Author's Bias | Interpretation: conservative

The Word Study New Testament: Introduction

The most fundamental fact about the New Testament is that its secrets are available only to those who are willing to obey what they find. "Believe that you may know" (John 10:25-28) is a basic teaching of the New Testament itself.

A second, balancing truth, is that although the Bible was inspired by God in its original language, we do not regard any translation of the Bible as perfect. All scholars and translators are human and fallible. A serious Bible student will often consult more than one translation to find what he wants to know. But unless he has studied Greek, the original language of the New Testament, he is forced to rely on the translators' choices of English words. Theological seminaries have long recognized this fact and assiduously require all students who plan to become ministers to study the biblical languages. While even that does not solve all problems, the person who reads no Greek at all often feels a bit left out. He may not be able to spend three years in seminary studies, nor have time to learn Greek and Hebrew on his own. Even those pastors acquainted with Hebrew and Greek are often too busy to make practical use of their knowledge. Eventually they may almost forget Greek and Hebrew completely.

For all such people the Word Study New Testament (and its companion volume, the Word Study Concordance) will be a great help. Here under every noun, verb, adjective, and adverb the reader will find the key number assigned to that word by Strong in Strong's Exhaustive Concordance of the Bible. The Bible student can turn directly to that number in the Word Study Concordance and see the Greek word and, in English, all the various biblical references where that Greek word was used.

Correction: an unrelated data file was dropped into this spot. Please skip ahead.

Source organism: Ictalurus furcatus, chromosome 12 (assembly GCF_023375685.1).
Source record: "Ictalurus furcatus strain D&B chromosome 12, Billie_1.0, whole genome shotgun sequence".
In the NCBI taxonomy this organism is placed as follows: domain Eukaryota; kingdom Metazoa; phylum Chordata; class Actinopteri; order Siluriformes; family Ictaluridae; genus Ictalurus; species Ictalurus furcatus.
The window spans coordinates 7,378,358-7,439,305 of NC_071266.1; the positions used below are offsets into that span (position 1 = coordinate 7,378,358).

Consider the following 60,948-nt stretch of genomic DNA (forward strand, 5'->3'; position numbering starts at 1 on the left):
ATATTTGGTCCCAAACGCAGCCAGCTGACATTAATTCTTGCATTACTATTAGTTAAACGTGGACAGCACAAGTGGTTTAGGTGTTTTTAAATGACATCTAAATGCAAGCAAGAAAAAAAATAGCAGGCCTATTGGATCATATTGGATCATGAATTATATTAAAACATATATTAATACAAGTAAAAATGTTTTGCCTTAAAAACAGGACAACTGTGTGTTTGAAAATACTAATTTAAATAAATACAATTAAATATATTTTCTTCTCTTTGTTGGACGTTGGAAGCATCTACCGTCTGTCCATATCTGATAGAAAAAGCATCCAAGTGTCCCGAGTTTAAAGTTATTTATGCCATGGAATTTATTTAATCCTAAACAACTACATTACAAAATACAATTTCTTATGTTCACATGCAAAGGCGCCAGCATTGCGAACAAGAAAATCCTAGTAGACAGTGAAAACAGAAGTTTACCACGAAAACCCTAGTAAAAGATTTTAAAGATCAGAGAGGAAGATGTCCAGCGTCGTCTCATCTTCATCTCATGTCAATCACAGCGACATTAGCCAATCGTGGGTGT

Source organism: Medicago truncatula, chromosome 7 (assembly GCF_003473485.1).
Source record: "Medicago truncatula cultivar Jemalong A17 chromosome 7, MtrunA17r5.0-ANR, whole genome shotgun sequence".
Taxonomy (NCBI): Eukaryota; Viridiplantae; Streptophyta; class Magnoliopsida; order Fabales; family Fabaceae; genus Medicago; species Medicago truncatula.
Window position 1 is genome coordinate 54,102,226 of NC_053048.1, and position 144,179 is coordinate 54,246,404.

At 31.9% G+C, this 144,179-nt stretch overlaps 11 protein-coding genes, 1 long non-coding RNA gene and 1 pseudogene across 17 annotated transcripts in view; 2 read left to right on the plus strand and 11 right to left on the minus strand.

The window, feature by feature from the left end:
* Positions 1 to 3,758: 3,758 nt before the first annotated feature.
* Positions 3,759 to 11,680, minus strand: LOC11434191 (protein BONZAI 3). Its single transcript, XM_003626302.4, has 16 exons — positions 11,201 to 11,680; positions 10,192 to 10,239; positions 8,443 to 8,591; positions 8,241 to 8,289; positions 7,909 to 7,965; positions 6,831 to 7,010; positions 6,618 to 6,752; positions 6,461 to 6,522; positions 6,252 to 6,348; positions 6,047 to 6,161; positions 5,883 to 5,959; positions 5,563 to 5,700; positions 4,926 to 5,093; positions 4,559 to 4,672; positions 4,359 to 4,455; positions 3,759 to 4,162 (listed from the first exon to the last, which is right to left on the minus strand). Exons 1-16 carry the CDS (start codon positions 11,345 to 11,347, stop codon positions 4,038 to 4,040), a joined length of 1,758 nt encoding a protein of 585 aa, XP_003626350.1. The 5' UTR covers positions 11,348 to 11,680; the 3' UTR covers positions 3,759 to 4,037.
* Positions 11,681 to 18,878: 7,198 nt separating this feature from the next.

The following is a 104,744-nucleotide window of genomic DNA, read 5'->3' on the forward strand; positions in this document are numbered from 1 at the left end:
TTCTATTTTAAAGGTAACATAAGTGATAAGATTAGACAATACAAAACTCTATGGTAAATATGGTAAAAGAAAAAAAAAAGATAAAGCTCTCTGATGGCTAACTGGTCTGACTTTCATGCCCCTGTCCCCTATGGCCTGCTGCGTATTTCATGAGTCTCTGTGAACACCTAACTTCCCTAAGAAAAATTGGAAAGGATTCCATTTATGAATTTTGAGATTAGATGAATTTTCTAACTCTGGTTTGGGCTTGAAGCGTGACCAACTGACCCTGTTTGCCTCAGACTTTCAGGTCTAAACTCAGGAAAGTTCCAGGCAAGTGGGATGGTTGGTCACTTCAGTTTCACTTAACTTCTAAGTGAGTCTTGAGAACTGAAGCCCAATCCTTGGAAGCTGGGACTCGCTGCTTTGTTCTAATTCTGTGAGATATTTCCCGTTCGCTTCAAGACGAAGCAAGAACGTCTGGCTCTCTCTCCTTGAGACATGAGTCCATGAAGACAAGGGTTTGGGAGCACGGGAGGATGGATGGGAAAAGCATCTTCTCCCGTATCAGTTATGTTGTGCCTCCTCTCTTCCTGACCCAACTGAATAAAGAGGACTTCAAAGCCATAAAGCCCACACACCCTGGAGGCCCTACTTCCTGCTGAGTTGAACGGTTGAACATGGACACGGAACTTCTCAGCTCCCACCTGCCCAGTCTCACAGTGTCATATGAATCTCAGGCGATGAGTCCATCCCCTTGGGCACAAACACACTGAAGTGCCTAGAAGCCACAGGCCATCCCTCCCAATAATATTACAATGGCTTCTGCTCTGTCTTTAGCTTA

Those who know Greek, or those who would like to consult what well-known scholars have said about a specific Greek word, will find in the "Key Number Index to Standard Reference Works" appended to this volume a cross-reference to Moulton and Geden's Concordance to the Greek New Testament, to Arndt and Gingrich's Greek-English Lexicon of the New Testament, and to Kittel's A Theological Dictionary of the New Testament.

Thus by availing himself of the numbering system in The Word Study New Testament and its companion volume, The Word Study Concordance, the Bible student will save a huge amount of time and will be much more likely and able to go on to make use of these widely acclaimed reference materials.

We wish to express our gratitude to the many who have helped in the preparation of this volume. They include our parents, our four daughters, our Sunday school class, and the students at Bethany Missionary Fellowship in Minneapolis, Minnesota. We especially wish to thank Clara Wong, who through many hours of arduous work checked and typed the numbers under each entry herein.

That the study of the Bible may be enriched and made exciting through the use of this volume is the author's earnest prayer.



©1985 William Carey Library. The Word Study New Testament by Ralph D. Winter and Roberta H. Winter. Used with permission. May not be further reproduced. All rights reserved. (

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